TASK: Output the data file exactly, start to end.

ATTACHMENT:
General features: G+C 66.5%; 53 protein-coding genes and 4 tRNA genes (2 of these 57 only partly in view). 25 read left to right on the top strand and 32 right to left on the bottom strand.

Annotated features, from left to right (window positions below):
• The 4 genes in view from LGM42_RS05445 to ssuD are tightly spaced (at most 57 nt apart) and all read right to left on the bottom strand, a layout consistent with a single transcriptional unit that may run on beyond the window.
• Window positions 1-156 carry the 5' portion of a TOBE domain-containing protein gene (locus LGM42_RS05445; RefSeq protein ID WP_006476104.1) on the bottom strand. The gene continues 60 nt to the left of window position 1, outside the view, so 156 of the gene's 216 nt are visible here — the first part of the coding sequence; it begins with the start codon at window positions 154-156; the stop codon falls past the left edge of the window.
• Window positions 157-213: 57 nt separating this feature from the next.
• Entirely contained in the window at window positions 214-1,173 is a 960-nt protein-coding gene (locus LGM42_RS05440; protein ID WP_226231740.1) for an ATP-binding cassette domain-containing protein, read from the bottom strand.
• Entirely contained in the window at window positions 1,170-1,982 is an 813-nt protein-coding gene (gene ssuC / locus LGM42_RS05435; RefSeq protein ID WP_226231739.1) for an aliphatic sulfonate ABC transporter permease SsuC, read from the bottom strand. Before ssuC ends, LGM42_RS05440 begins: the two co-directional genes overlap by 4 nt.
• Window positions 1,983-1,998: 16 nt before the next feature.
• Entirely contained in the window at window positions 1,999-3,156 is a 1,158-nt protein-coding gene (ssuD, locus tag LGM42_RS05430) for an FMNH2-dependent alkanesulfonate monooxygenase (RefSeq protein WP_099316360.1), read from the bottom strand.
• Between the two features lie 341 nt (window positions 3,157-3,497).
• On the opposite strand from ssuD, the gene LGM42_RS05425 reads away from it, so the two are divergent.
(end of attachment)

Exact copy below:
General features: G+C 66.5%; 53 protein-coding genes and 4 tRNA genes (2 of these 57 only partly in view). 25 read left to right on the top strand and 32 right to left on the bottom strand.

Annotated features, from left to right (window positions below):
• The 4 genes in view from LGM42_RS05445 to ssuD are tightly spaced (at most 57 nt apart) and all read right to left on the bottom strand, a layout consistent with a single transcriptional unit that may run on beyond the window.
• Window positions 1-156 carry the 5' portion of a TOBE domain-containing protein gene (locus LGM42_RS05445; RefSeq protein ID WP_006476104.1) on the bottom strand. The gene continues 60 nt to the left of window position 1, outside the view, so 156 of the gene's 216 nt are visible here — the first part of the coding sequence; it begins with the start codon at window positions 154-156; the stop codon falls past the left edge of the window.
• Window positions 157-213: 57 nt separating this feature from the next.
• Entirely contained in the window at window positions 214-1,173 is a 960-nt protein-coding gene (locus LGM42_RS05440; protein ID WP_226231740.1) for an ATP-binding cassette domain-containing protein, read from the bottom strand.
• Entirely contained in the window at window positions 1,170-1,982 is an 813-nt protein-coding gene (gene ssuC / locus LGM42_RS05435; RefSeq protein ID WP_226231739.1) for an aliphatic sulfonate ABC transporter permease SsuC, read from the bottom strand. Before ssuC ends, LGM42_RS05440 begins: the two co-directional genes overlap by 4 nt.
• Window positions 1,983-1,998: 16 nt before the next feature.
• Entirely contained in the window at window positions 1,999-3,156 is a 1,158-nt protein-coding gene (ssuD, locus tag LGM42_RS05430) for an FMNH2-dependent alkanesulfonate monooxygenase (RefSeq protein WP_099316360.1), read from the bottom strand.
• Between the two features lie 341 nt (window positions 3,157-3,497).
• On the opposite strand from ssuD, the gene LGM42_RS05425 reads away from it, so the two are divergent.